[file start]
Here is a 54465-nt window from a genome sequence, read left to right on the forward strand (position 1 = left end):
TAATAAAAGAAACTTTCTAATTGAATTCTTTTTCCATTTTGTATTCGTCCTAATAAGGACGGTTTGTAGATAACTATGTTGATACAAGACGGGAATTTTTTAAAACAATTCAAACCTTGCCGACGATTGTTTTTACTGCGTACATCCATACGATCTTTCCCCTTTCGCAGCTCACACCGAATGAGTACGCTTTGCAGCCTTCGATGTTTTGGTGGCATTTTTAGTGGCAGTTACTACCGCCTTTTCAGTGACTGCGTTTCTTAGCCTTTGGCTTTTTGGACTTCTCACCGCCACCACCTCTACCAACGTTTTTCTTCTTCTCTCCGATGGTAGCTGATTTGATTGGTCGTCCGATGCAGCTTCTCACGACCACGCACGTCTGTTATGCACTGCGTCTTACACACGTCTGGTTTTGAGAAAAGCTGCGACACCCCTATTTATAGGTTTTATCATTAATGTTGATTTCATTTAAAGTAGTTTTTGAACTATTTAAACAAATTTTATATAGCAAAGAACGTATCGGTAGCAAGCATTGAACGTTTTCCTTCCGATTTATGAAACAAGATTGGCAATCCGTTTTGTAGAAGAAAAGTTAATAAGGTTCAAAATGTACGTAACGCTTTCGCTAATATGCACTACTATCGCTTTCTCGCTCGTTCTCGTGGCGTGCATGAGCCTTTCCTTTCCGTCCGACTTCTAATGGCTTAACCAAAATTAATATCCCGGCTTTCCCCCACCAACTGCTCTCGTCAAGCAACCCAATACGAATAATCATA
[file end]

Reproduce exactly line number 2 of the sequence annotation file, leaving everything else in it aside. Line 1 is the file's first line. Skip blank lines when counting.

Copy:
TAATAAAAGAAACTTTCTAATTGAATTCTTTTTCCATTTTGTATTCGTCCTAATAAGGACGGTTTGTAGATAACTATGTTGATACAAGACGGGAATTTTTTAAAACAATTCAAACCTTGCCGACGATTGTTTTTACTGCGTACATCCATACGATCTTTCCCCTTTCGCAGCTCACACCGAATGAGTACGCTTTGCAGCCTTCGATGTTTTGGTGGCATTTTTAGTGGCAGTTACTACCGCCTTTTCAGTGACTGCGTTTCTTAGCCTTTGGCTTTTTGGACTTCTCACCGCCACCACCTCTACCAACGTTTTTCTTCTTCTCTCCGATGGTAGCTGATTTGATTGGTCGTCCGATGCAGCTTCTCACGACCACGCACGTCTGTTATGCACTGCGTCTTACACACGTCTGGTTTTGAGAAAAGCTGCGACACCCCTATTTATAGGTTTTATCATTAATGTTGATTTCATTTAAAGTAGTTTTTGAACTATTTAAACAAATTTTATATAGCAAAGAACGTATCGGTAGCAAGCATTGAACGTTTTCCTTCCGATTTATGAAACAAGATTGGCAATCCGTTTTGTAGAAGAAAAGTTAATAAGGTTCAAAATGTACGTAACGCTTTCGCTAATATGCACTACTATCGCTTTCTCGCTCGTTCTCGTGGCGTGCATGAGCCTTTCCTTTCCGTCCGACTTCTAATGGCTTAACCAAAATTAATATCCCGGCTTTCCCCCACCAACTGCTCTCGTCAAGCAACCCAATACGAATAATCATA